DeFi’s Mango DAO Lets Hacker Keep $50 Million

The community of the decentralized-finance application Mango DAO received a portion of the approximately $100 million stolen this week on Saturday after allowing the hacker to keep about $50 million of the funds.

Source: Bloomberg | Published on October 17, 2022

BEC attacks

The agreement brings to a close several days of tense negotiations between the hacker and Mango, which is governed by a community of token holders who vote on any changes. Soon after the theft, the hacker posted a proposal in the app's governance forum requesting that bad debts on the platform be erased – a deal that was rejected by the majority of Mango token holders, despite the hacker voting in favor of it with some of the stolen tokens.

The Mango team then made a counter proposal, offering to let the hacker keep around $50 million in exchange for the return of the remaining funds while promising no criminal prosecution and erasing the bad debt.

"We just got notice of the funds being returned," Mango's Maximilian Schneider told Bloomberg in a Discord message on Saturday. According to Mango's Twitter, community members are expected to meet to discuss how to refund the returned $67 million to users, with votes on the plans taking place next week.

An individual took responsibility for the hack in a series of tweets on Saturday, saying he was "involved with a team that operated a highly profitable trading strategy last week" on Mango.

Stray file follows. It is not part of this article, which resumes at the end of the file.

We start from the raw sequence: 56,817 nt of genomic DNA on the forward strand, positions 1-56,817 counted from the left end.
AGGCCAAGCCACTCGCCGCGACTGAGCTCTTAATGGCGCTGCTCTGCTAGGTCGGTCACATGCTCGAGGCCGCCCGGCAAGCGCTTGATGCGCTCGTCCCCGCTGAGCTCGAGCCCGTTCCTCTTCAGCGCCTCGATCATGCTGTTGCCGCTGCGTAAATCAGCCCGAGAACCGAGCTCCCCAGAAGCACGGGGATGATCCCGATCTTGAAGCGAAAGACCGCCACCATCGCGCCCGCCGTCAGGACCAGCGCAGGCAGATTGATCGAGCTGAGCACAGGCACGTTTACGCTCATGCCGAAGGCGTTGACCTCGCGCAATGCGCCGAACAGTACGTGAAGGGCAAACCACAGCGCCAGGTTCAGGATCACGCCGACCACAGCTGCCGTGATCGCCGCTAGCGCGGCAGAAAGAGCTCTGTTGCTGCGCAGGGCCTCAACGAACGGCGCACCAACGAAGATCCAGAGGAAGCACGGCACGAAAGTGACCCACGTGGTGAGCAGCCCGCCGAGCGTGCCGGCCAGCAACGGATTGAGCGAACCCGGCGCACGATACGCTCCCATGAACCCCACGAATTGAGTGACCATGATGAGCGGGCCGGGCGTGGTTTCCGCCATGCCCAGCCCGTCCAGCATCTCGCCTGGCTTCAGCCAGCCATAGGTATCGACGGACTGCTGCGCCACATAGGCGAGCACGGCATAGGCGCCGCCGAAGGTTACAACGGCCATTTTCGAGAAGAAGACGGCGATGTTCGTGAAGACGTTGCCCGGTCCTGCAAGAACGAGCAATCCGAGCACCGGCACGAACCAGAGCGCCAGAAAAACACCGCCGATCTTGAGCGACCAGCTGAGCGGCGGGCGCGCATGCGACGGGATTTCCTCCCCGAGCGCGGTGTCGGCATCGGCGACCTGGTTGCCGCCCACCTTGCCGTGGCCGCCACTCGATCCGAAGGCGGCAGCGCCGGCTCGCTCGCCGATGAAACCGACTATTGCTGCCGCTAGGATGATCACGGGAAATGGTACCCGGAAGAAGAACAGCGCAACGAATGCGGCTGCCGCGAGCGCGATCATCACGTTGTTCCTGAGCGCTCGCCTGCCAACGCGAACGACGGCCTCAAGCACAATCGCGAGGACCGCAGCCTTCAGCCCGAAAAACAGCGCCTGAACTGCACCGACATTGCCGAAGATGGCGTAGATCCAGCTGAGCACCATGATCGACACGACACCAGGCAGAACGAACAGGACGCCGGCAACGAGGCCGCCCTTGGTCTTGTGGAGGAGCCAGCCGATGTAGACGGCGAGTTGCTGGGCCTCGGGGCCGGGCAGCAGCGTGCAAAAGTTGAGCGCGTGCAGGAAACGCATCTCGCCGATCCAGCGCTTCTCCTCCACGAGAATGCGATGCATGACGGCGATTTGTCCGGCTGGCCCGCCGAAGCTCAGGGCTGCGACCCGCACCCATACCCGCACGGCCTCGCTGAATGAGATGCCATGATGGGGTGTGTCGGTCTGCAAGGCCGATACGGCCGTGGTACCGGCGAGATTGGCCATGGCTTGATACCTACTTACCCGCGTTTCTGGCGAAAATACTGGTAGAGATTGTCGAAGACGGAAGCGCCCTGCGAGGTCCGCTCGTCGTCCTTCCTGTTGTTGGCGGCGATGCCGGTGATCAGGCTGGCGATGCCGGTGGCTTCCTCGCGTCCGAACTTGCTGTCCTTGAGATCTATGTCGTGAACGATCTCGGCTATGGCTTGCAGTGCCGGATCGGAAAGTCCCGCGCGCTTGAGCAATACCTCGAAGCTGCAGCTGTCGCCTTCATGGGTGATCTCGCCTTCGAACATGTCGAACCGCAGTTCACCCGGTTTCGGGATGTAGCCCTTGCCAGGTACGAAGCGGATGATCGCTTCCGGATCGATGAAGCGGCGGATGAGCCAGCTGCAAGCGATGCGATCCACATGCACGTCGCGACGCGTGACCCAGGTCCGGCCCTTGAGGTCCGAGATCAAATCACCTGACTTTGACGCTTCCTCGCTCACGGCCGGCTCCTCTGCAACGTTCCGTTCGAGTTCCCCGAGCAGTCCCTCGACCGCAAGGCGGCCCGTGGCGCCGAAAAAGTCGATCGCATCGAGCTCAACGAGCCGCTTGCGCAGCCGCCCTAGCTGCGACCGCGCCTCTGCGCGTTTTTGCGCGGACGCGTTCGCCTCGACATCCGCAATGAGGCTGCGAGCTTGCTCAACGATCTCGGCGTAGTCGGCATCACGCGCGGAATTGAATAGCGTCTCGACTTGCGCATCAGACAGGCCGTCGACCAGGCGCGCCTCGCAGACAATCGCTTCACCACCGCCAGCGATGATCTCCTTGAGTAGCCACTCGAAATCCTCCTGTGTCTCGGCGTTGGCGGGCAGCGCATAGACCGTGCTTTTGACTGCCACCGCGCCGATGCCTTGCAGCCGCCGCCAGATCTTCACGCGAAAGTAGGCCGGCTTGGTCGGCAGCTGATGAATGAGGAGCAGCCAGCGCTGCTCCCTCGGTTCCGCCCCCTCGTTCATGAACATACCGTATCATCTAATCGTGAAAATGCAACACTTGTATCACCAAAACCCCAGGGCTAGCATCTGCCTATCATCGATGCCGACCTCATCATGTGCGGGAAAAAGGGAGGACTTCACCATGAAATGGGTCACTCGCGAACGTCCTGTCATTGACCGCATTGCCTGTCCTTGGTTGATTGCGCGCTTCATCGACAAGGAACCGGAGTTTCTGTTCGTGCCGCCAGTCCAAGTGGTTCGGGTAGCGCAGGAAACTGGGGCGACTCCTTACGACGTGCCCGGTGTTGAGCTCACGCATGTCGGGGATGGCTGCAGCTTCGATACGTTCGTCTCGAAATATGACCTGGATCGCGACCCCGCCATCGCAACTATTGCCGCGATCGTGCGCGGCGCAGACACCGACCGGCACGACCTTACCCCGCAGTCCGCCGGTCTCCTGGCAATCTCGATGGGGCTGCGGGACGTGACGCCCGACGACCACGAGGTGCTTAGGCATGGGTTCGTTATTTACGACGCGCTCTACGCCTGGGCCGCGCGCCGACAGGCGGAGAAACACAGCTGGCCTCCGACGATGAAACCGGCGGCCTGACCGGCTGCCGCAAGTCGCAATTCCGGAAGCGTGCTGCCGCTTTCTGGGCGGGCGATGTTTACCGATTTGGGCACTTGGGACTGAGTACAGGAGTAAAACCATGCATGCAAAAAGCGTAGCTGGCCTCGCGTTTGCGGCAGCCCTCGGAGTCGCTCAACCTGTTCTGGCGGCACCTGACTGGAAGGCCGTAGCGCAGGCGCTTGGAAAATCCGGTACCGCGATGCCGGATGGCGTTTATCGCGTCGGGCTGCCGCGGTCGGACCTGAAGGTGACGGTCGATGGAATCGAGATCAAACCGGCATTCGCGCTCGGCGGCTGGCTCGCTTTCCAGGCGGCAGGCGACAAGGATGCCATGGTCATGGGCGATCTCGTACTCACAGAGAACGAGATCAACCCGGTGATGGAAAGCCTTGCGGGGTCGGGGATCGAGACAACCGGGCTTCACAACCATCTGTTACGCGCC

According to the account claiming to be Avraham Eisenberg, "I believe all of our actions were legal open market actions, using the protocol as designed, even if the development team did not fully anticipate all of the consequences of setting parameters the way they are."

When contacted via Twitter, the user did not immediately provide proof of his identity. Schneider of Mango pointed to the hacker's Tweet, saying he disagreed that the actions were legal.

The reward is likely to be one of the largest ever given to a hacker. PolyNetwork offered a job and a bounty to an attacker who drained $610 million from the platform more than a year ago, and the funds were eventually reimbursed. Bounties can be worth millions of dollars, but they are typically offered to coders who identify vulnerabilities rather than hackers who steal money.

"This is a clear failure of secure governance," said Michael Lewellen, head of solutions architecture at OpenZeppelin, a crypto security provider. "If an attacker can steal enough tokens to vote themselves a reward, it sends a signal that DAOs can be successfully hacked using stolen tokens to avoid consequences." This highlights the need for improved governance security that takes into account malicious token voters."

Two accounts funded with the stablecoin USD Coin took large positions in Mango perpetual futures in the Mango heist, causing the price of the Mango token to spike. The price increase fueled an unrealized profit from futures. That was used by the attacker to borrow and withdraw approximately $100 million, leaving depositors with nothing.

According to DeFi Llama, the hacker stole more than 10% of all value locked on the Solana blockchain, on which Mango is based. The hacker's profit from the hack is unknown, as the attacker invested millions in carrying out the attack.

According to blockchain specialist Chainalysis Inc., crypto hacks are common, with at least $718 million stolen so far in October alone, bringing the total for the year past $3 billion and putting 2022 on track to be a record for total value hacked.